• Using the RegionServer JMX metrics mentioned above, look for the maximum value of each metric across the cluster:
      • Maximum block cache size.
      • Maximum memstore size.
      • Maximum static index size.
    • Scale each maximum by 110%, to accommodate even for slight increase in max usage. This is your usage cap for that metric: e.g. a 10 GB max recorded memstore → 11 GB memstore cap.
      • Ideally, you’ll have these metrics tracked for the past week or month, and you can find the maximum values over that time. If not, be more generous than 110% when calculating memstore and static index caps. Memstore size especially can vary widely over time.

Step 2: Set Heap size, IHOP, and Eden size

  • Start with Eden size relatively low: 8% of heap is a good initial value if you’re not sure.
    • -XX:G1NewSizePercent=8
    • See Tuning #2 for more about Eden sizing.
      • Increasing Eden size will increase individual GC pauses, but slightly reduce overall % time spent in GC.
      • Decreasing Eden size will have the opposite effect: shorter pauses, slightly more overall time in GC.
  • Determine necessary heap size, using Eden size and usage caps from Step 1:
    • From Tuning #5: Heap ≥ (M + B + O + E) ÷ 0.7
      • M = memstore cap, GB
      • B = block cache cap, GB
      • O = static index cap, GB
      • E = Eden size, GB
    • Set JVM args for fixed heap size based on the calculated value, e.g:
      • -Xms40960m -Xmx40960m
  • Set IHOP in the JVM, based on usage caps and heap size:
    • IHOP = (memstore cap’s % heap + block cache cap’s % heap + overhead cap’s % heap + 20)
    • -XX:InitiatingHeapOccupancyPercent=IHOP

Step 3: Adjust HBase configs based on usage caps

  • Set block cache cap and memstore cap ratios in HBase configs, based on usage caps and total heap size. In hbase-site.xml:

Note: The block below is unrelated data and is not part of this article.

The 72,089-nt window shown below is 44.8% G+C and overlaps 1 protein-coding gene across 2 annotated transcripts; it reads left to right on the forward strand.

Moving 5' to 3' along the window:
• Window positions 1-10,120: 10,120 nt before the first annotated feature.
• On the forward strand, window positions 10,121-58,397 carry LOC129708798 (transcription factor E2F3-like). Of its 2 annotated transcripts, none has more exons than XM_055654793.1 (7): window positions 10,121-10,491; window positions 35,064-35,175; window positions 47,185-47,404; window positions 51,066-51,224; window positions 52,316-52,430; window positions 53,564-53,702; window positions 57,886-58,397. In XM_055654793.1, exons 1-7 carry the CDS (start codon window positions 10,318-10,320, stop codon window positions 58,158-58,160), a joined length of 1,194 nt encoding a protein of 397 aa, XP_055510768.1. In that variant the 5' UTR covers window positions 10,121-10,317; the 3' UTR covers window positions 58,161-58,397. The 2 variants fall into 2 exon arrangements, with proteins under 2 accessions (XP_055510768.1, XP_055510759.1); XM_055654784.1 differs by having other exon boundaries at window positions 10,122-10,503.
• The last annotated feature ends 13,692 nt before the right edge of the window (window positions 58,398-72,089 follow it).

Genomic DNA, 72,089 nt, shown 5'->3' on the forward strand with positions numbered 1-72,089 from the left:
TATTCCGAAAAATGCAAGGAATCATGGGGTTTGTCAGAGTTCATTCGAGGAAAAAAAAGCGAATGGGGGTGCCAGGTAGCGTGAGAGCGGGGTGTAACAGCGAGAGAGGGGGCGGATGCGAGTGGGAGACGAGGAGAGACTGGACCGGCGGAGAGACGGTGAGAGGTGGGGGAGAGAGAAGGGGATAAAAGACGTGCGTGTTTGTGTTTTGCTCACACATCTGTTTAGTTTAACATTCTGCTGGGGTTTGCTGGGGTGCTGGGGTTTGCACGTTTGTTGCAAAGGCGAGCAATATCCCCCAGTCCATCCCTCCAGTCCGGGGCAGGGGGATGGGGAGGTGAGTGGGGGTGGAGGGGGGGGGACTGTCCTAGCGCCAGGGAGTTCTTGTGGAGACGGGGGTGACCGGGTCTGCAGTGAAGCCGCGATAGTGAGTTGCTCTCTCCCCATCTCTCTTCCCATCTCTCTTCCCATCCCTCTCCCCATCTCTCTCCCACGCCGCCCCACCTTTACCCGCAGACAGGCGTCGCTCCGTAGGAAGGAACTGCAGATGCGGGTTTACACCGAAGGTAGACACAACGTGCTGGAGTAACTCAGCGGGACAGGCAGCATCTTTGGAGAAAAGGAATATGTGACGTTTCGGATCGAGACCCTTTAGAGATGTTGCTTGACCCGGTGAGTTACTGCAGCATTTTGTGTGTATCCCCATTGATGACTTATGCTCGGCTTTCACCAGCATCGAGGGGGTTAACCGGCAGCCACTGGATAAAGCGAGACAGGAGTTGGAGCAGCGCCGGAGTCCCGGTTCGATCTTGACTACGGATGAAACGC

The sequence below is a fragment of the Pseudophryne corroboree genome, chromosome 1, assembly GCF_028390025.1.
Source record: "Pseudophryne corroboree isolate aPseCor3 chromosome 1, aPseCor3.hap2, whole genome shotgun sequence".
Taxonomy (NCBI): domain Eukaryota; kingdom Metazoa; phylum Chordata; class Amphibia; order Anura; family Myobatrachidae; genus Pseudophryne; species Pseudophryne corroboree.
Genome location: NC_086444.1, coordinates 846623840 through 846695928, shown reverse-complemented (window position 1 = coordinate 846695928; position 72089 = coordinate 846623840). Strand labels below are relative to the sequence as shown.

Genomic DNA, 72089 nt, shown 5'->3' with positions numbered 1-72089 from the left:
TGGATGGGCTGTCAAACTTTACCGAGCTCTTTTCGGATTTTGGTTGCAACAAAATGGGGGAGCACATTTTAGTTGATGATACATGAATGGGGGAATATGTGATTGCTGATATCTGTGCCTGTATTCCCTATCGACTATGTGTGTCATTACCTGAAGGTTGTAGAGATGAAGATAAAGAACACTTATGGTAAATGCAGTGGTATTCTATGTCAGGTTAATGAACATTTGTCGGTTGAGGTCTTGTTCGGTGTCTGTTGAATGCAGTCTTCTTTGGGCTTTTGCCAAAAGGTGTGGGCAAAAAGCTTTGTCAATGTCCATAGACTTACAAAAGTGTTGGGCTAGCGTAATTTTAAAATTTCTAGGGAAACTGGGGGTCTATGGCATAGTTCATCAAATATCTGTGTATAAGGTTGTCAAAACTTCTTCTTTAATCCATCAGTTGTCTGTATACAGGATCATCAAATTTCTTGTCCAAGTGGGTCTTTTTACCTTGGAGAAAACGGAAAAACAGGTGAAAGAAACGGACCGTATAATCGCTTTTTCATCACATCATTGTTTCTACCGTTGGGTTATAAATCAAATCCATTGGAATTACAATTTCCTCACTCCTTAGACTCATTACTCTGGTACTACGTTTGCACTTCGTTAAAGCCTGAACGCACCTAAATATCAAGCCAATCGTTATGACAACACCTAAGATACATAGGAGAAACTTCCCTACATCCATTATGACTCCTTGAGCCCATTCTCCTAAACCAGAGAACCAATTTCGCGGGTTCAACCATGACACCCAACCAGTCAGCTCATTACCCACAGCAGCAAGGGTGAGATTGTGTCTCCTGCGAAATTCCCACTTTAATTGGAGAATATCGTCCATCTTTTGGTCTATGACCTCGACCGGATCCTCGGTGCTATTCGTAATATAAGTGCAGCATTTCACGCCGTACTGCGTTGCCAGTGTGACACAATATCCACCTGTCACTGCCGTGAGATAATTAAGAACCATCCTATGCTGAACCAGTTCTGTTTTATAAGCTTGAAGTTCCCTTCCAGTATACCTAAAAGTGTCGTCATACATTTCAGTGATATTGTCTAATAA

• hfile.block.cache.size block cache cap ÷ heap size
    • hbase.regionserver.global.memstore.size memstore cap ÷ heap size

Step 4: Adjust additional recommended JVM flags for GC performance

  • From Tuning #3:
    • -XX:MaxTenuringThreshold=1
  • From Tuning #4:
    • -XX:G1HeapWastePercent=10
    • -XX:G1MixedGCCountTarget=16
  • From Tuning #6:
    • -XX:G1HeapRegionSize=#M
    • # must be a power of 2, in range [1..32].
    • Ideally, # is such that: heap size ÷ # MB = 2048 regions.
    • If your heap size doesn’t provide a clear choice for region size, err on the side of fewer, larger regions. Larger regions reduce GC pause time volatility.

Step 5: Run it!

  • Restart your RegionServers with these settings and see how they look.
    • Remember that you can adjust Eden size as described above, to optimize either for shorter individual GCs or for less overall time in GC. If you do, make sure to maintain Eden + IHOP ≤ 90%.
    • If your HBase clients can have very bursty traffic, consider adding heap space outside of IHOP and Eden (so that IHOP + Eden adds up to 80%, for example).
      • Remember to update % and ratio configs along with the new heap size.
      • Details and further suggestions about this found in Tuning #7.

Further reference:

This blog post was co-authored by Staff Software Engineer Eric Abbott

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Graham Baecher

Written by Graham Baecher

Graham is a senior software engineer on HubSpot's infrastructure team.